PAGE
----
Harvick coasted home third, Matt Kenseth was fourth, and Kurt Busch fifth. Clint Bowyer, Brad Keselowski, Carl Edwards, Sam Hornish Jr. and Jimmie Johnson rounded out the top 10.

Tony Stewart, who qualified third, was competing at Watkins Glen for the first time after missing the previous two Cup races at the track. He was nursing a broken right leg two years ago and sat out last year's race after the sprint car he was driving in a race at nearby Canandaigua struck and killed 20-year-old driver Kevin Ward Jr. the night before Stewart was scheduled to race at Watkins Glen.

On Friday, Stewart again had to revisit that tragedy. Attorneys representing the Ward family filed a wrongful death lawsuit against Stewart, another hurdle in what has been a season without much hope until recently, and Sunday marked the one-year anniversary of Ward's death.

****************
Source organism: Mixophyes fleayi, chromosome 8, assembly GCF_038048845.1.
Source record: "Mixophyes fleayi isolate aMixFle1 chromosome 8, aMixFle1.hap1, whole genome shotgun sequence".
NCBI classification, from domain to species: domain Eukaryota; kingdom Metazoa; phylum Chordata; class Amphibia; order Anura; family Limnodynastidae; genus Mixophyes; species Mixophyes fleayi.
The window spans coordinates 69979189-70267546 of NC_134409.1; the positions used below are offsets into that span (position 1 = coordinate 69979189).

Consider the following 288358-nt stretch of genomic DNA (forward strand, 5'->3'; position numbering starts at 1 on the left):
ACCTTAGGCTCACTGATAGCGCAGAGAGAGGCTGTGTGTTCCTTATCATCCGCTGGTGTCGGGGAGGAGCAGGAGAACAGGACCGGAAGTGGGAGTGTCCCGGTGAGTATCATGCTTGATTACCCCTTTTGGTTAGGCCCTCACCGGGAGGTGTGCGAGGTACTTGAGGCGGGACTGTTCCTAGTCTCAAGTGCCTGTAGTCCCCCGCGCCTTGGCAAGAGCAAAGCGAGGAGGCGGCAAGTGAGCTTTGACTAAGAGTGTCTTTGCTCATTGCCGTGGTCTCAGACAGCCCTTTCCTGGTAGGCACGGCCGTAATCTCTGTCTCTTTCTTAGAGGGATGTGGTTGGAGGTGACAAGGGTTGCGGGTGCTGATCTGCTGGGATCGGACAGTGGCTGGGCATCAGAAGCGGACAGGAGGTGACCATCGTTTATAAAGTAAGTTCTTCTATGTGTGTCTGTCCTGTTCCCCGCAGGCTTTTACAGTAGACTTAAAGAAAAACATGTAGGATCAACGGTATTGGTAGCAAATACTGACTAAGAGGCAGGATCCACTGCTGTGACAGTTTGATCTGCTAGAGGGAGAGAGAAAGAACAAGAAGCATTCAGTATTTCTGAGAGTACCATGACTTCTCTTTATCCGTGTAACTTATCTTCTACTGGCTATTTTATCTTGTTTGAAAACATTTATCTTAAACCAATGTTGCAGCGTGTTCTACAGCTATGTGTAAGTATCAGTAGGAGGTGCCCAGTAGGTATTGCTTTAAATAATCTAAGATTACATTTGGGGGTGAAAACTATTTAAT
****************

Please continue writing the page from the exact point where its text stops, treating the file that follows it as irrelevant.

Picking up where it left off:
Stewart, a five-time winner at The Glen, was greeted warmly by fans during driver introductions but finished last after his car broke a rear gear midway through the 90-lap race.

In the last road race of his NASCAR career, Jeff Gordon had brake problems and finished 41st to take another big hit in points.

The race turned on strategy. Martin Truex Jr., who started second, pitted after a red flag just past the midpoint of the race as the top drivers stayed out.

Harvick, who pitted two laps before Truex, then gained the lead on a restart on Lap 61, passing Kenseth and pulling out to a lead of over a half-second with Truex third.

Harvick's crew told him he was two laps short on fuel as the race wound down, but he did enough conserving to salvage a podium finish.

"I thought I'd done a pretty good job of saving fuel under the caution," Harvick said. "Really, I was just running as fast as I needed to. Once the 22 got there, I had to pick up the pace."

Truex's chances disappeared when he suffered a flat left front tire and was forced to pit with 22 laps left around the 2.45-mile natural terrain course. He finished 25th.